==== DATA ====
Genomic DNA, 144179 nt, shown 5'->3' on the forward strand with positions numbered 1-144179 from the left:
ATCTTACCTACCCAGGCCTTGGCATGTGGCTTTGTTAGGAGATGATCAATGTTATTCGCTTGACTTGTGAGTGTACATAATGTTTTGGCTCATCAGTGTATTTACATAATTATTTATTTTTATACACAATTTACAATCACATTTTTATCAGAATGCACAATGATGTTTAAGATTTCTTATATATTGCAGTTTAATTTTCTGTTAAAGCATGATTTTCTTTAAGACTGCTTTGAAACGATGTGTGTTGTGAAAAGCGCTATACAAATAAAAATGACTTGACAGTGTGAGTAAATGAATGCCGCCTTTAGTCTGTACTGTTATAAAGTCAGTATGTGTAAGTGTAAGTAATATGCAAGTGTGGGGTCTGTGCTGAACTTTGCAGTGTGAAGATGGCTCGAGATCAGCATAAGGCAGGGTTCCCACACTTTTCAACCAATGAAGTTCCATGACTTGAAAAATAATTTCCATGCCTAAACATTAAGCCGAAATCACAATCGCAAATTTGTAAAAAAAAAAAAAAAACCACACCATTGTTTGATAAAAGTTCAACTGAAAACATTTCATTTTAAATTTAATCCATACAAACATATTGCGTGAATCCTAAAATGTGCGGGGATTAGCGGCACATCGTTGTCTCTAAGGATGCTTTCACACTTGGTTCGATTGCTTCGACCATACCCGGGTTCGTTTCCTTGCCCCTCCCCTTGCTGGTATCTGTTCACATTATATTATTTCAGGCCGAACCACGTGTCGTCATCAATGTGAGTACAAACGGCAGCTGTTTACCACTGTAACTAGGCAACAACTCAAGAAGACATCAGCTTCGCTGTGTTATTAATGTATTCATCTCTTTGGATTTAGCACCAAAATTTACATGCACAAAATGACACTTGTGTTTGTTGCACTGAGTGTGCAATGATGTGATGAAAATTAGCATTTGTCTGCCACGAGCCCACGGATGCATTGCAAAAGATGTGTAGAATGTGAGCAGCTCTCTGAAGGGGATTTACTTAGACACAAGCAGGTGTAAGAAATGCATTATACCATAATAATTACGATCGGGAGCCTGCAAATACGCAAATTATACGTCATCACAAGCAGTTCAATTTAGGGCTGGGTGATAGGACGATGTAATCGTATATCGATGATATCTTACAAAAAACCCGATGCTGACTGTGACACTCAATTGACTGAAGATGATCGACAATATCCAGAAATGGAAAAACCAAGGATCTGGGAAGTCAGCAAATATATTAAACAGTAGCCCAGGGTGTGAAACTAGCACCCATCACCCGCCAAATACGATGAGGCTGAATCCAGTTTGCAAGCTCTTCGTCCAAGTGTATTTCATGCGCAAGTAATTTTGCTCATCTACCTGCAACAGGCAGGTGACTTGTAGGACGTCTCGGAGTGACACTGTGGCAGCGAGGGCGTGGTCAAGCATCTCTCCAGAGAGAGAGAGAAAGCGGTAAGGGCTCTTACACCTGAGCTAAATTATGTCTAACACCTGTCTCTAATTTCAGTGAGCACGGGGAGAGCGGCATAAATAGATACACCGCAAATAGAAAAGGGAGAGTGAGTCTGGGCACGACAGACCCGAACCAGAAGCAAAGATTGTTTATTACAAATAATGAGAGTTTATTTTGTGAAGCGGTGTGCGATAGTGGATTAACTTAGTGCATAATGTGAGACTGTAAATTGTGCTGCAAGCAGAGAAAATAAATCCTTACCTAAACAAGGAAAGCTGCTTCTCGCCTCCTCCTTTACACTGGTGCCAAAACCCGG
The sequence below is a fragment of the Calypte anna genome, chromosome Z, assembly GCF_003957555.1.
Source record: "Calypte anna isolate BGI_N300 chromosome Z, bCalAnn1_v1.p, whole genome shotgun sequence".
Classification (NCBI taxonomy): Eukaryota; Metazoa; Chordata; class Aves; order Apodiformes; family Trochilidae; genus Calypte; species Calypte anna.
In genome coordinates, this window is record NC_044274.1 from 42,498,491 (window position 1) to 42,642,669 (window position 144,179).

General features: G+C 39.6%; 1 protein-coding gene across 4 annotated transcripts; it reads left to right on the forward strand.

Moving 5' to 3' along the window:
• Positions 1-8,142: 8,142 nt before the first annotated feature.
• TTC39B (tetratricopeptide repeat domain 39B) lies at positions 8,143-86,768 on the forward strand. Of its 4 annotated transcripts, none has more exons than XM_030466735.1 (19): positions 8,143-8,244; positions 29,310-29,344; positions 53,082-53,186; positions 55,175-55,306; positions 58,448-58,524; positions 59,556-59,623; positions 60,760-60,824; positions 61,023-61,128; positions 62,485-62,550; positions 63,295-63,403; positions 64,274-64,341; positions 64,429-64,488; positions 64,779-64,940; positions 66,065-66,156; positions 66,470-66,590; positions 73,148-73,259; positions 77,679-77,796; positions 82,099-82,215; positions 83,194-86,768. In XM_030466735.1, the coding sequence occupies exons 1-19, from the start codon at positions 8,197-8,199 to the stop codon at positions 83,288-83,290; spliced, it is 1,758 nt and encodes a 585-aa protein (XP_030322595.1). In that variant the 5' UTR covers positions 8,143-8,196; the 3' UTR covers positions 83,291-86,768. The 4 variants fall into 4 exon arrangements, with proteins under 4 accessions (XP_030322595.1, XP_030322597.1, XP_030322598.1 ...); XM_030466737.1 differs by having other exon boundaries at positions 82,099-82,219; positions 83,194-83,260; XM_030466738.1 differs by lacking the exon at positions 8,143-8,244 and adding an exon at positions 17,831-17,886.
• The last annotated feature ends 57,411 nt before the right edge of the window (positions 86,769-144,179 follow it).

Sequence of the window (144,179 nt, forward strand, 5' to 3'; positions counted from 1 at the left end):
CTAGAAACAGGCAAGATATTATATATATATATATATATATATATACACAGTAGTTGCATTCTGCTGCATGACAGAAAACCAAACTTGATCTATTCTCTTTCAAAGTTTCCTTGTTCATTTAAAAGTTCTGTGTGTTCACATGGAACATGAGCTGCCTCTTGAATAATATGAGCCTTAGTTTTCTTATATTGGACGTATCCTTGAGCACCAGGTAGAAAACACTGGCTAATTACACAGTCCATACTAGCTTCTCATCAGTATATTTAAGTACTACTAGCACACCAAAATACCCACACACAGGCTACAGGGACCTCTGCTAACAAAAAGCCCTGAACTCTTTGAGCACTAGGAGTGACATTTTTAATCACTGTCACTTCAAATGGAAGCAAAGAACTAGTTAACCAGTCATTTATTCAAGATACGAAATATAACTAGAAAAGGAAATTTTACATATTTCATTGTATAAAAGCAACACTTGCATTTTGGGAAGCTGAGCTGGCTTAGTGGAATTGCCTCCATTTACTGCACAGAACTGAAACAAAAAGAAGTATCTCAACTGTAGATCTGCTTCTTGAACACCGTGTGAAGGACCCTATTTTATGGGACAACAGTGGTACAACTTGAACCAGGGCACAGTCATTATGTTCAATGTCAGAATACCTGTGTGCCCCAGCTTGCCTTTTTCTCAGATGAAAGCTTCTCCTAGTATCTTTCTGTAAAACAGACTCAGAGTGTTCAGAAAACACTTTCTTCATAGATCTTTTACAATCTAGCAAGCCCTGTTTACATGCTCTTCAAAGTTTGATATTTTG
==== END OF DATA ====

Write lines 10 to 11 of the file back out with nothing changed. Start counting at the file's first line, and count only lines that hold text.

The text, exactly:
• TTC39B (tetratricopeptide repeat domain 39B) lies at positions 8,143-86,768 on the forward strand. Of its 4 annotated transcripts, none has more exons than XM_030466735.1 (19): positions 8,143-8,244; positions 29,310-29,344; positions 53,082-53,186; positions 55,175-55,306; positions 58,448-58,524; positions 59,556-59,623; positions 60,760-60,824; positions 61,023-61,128; positions 62,485-62,550; positions 63,295-63,403; positions 64,274-64,341; positions 64,429-64,488; positions 64,779-64,940; positions 66,065-66,156; positions 66,470-66,590; positions 73,148-73,259; positions 77,679-77,796; positions 82,099-82,215; positions 83,194-86,768. In XM_030466735.1, the coding sequence occupies exons 1-19, from the start codon at positions 8,197-8,199 to the stop codon at positions 83,288-83,290; spliced, it is 1,758 nt and encodes a 585-aa protein (XP_030322595.1). In that variant the 5' UTR covers positions 8,143-8,196; the 3' UTR covers positions 83,291-86,768. The 4 variants fall into 4 exon arrangements, with proteins under 4 accessions (XP_030322595.1, XP_030322597.1, XP_030322598.1 ...); XM_030466737.1 differs by having other exon boundaries at positions 82,099-82,219; positions 83,194-83,260; XM_030466738.1 differs by lacking the exon at positions 8,143-8,244 and adding an exon at positions 17,831-17,886.
• The last annotated feature ends 57,411 nt before the right edge of the window (positions 86,769-144,179 follow it).